Why it’s fashionable to hate your own country

This is more about parading virtue than reckoning with history.

Patrick West
Columnist

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Topics Politics UK USA

If one had to explain today’s culture wars in the barest, most simple terms, the best method would be to refer to David Goodhart’s division of peoples into the Somewheres and the Anywheres. In Britain, America and elsewhere we see a conflict between those attached to their homeland, its history and its traditions, and a more affluent, mobile elite, who profess to be more internationalist in outlook – because they can afford to be – and who are less likely to revere the tradition and culture of the lands, cities and towns of their birth.

This is to put it mildly. Going back to the 1930s, as George Orwell famously observed, the Anywhere class is not so much casually indifferent to the culture of their place of birth as positively hostile to it. The ostensible internationalists of Orwell’s time venerated anything that emerged from Moscow or Paris, in contradistinction to that which stemmed from petty, boring, philistine, church-going, beer-drinking England.

The culture wars of the 21st century illustrate that this division very much remains, albeit in mutated form. This was illustrated recently by the decision of a debating society at Trinity College, Dublin to rescind an invitation to Richard Dawkins to speak at a function, on account of his critical viewpoints on Islam. Dawkins, perhaps the most famous atheist of our times, has described the faith as ‘the greatest force for evil in the world today’, and referred to the ‘pernicious influence’ of Islamic faith schools.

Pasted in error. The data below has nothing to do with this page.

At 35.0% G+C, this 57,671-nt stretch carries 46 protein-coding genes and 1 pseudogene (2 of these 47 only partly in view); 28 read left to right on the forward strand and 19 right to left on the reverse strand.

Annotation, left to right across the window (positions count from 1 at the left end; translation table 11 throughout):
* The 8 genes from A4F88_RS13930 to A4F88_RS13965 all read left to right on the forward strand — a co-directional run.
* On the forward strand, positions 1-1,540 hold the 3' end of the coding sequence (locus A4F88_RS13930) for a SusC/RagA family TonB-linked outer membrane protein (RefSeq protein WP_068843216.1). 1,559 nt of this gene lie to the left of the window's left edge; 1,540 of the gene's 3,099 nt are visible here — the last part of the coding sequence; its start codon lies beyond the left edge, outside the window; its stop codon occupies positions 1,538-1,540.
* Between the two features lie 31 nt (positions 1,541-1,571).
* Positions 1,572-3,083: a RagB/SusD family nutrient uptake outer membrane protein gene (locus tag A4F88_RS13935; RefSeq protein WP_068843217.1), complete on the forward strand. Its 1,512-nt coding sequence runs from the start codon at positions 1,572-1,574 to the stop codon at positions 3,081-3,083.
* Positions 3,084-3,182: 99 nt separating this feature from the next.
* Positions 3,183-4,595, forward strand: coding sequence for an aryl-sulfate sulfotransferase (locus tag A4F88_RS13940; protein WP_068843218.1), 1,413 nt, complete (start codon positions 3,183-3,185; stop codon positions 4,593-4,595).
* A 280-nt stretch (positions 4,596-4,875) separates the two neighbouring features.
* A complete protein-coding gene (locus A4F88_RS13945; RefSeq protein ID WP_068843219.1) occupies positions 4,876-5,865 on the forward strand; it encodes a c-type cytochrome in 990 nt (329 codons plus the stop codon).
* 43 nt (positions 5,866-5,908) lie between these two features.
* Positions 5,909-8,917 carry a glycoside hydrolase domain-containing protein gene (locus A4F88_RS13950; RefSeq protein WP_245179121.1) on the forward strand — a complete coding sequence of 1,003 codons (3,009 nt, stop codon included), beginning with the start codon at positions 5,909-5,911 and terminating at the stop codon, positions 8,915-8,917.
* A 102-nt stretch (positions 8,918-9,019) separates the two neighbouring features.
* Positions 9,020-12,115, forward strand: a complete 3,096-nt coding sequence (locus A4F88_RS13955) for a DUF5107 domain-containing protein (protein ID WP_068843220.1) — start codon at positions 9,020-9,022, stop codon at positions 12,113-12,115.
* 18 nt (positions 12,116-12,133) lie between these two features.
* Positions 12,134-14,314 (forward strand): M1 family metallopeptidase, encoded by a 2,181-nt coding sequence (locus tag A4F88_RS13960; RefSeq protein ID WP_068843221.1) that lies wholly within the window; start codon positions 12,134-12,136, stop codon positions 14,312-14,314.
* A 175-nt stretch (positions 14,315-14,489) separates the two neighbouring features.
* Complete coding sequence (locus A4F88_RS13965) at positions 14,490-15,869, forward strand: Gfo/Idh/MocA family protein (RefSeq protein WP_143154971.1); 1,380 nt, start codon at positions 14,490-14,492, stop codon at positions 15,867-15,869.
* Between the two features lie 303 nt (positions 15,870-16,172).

Atheism is the default position of most students, and anyone in their twenties who likes to style themselves as a radical freethinker will call themselves an atheist, so you might think Dawkins would find favour in their numbers. And indeed he does – but only when he is attacking Christianity. When it comes to denouncing Islam he is implicitly making the grievous transgression of racism, of attacking the Other, of something sacred and international to the Anywhere class.

To attack Christianity, something that pertains to the Self, to the Somewhere people, is conversely positively fashionable and will find you friends and allies among like-minded, ostensible and ostentatiously international types.

It is a pattern repeated elsewhere. In America we have white, liberal, coastal types mocking Donald Trump and his blue-collar supporters for being small-minded, borderline or actual racists, and for never leaving their opioid-infested, ghastly Middle American towns. In Britain we have been all too accustomed to the Remainer depiction of anti-EU Brexiteers as low-information morons from the provinces who didn’t even know what they voted for.

The white-on-white narrative between the enlightened, educated Brahmin class and the brainless Morlocks is repeated on both sides of the Atlantic, whether it be Momentum or BBC executives versus brainwashed chavs stuck in the past yearning for Empire, or white Black Lives Matter and Antifa virtue-enforcers seeking conflict with redneck MAGA types. On both sides of the Atlantic we see Anywhere liberals denounce the history of their own country as one of genocide and racism.